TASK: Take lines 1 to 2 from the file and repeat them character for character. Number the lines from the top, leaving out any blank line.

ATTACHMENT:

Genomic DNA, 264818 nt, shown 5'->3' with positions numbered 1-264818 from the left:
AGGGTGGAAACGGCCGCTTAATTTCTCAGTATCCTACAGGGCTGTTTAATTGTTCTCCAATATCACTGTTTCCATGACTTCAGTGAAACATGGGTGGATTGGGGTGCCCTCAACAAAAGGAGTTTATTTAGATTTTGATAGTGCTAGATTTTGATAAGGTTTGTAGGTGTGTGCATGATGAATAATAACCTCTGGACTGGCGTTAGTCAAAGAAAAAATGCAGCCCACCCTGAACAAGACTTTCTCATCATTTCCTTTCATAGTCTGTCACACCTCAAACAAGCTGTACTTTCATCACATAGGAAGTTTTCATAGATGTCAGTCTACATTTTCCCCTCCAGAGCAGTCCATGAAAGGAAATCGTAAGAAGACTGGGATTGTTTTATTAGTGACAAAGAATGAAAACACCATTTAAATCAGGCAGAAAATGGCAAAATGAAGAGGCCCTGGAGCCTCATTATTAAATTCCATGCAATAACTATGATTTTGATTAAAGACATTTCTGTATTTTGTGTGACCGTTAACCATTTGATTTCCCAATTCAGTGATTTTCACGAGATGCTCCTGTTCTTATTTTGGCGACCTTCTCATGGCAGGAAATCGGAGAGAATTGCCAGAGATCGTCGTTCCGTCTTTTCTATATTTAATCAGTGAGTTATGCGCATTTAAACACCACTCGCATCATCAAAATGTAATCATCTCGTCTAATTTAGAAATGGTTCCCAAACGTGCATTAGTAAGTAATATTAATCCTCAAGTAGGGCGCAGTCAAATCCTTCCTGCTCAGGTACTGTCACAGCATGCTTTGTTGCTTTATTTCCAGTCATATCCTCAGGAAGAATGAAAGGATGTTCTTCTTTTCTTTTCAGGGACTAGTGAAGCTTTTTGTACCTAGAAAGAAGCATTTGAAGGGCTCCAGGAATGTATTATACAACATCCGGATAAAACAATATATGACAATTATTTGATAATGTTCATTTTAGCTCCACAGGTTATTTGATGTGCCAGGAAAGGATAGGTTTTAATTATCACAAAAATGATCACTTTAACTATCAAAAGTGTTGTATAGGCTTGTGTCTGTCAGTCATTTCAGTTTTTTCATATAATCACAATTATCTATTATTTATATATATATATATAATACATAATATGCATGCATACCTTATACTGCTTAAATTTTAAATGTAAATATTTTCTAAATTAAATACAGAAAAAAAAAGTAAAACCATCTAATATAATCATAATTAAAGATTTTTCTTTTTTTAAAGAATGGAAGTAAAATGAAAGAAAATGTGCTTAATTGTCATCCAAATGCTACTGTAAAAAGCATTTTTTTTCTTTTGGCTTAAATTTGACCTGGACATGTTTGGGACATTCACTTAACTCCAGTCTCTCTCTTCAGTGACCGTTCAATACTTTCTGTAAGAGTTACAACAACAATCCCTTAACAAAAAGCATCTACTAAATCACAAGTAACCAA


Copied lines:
Genomic DNA, 264818 nt, shown 5'->3' with positions numbered 1-264818 from the left:
AGGGTGGAAACGGCCGCTTAATTTCTCAGTATCCTACAGGGCTGTTTAATTGTTCTCCAATATCACTGTTTCCATGACTTCAGTGAAACATGGGTGGATTGGGGTGCCCTCAACAAAAGGAGTTTATTTAGATTTTGATAGTGCTAGATTTTGATAAGGTTTGTAGGTGTGTGCATGATGAATAATAACCTCTGGACTGGCGTTAGTCAAAGAAAAAATGCAGCCCACCCTGAACAAGACTTTCTCATCATTTCCTTTCATAGTCTGTCACACCTCAAACAAGCTGTACTTTCATCACATAGGAAGTTTTCATAGATGTCAGTCTACATTTTCCCCTCCAGAGCAGTCCATGAAAGGAAATCGTAAGAAGACTGGGATTGTTTTATTAGTGACAAAGAATGAAAACACCATTTAAATCAGGCAGAAAATGGCAAAATGAAGAGGCCCTGGAGCCTCATTATTAAATTCCATGCAATAACTATGATTTTGATTAAAGACATTTCTGTATTTTGTGTGACCGTTAACCATTTGATTTCCCAATTCAGTGATTTTCACGAGATGCTCCTGTTCTTATTTTGGCGACCTTCTCATGGCAGGAAATCGGAGAGAATTGCCAGAGATCGTCGTTCCGTCTTTTCTATATTTAATCAGTGAGTTATGCGCATTTAAACACCACTCGCATCATCAAAATGTAATCATCTCGTCTAATTTAGAAATGGTTCCCAAACGTGCATTAGTAAGTAATATTAATCCTCAAGTAGGGCGCAGTCAAATCCTTCCTGCTCAGGTACTGTCACAGCATGCTTTGTTGCTTTATTTCCAGTCATATCCTCAGGAAGAATGAAAGGATGTTCTTCTTTTCTTTTCAGGGACTAGTGAAGCTTTTTGTACCTAGAAAGAAGCATTTGAAGGGCTCCAGGAATGTATTATACAACATCCGGATAAAACAATATATGACAATTATTTGATAATGTTCATTTTAGCTCCACAGGTTATTTGATGTGCCAGGAAAGGATAGGTTTTAATTATCACAAAAATGATCACTTTAACTATCAAAAGTGTTGTATAGGCTTGTGTCTGTCAGTCATTTCAGTTTTTTCATATAATCACAATTATCTATTATTTATATATATATATATAATACATAATATGCATGCATACCTTATACTGCTTAAATTTTAAATGTAAATATTTTCTAAATTAAATACAGAAAAAAAAAGTAAAACCATCTAATATAATCATAATTAAAGATTTTTCTTTTTTTAAAGAATGGAAGTAAAATGAAAGAAAATGTGCTTAATTGTCATCCAAATGCTACTGTAAAAAGCATTTTTTTTCTTTTGGCTTAAATTTGACCTGGACATGTTTGGGACATTCACTTAACTCCAGTCTCTCTCTTCAGTGACCGTTCAATACTTTCTGTAAGAGTTACAACAACAATCCCTTAACAAAAAGCATCTACTAAATCACAAGTAACCAA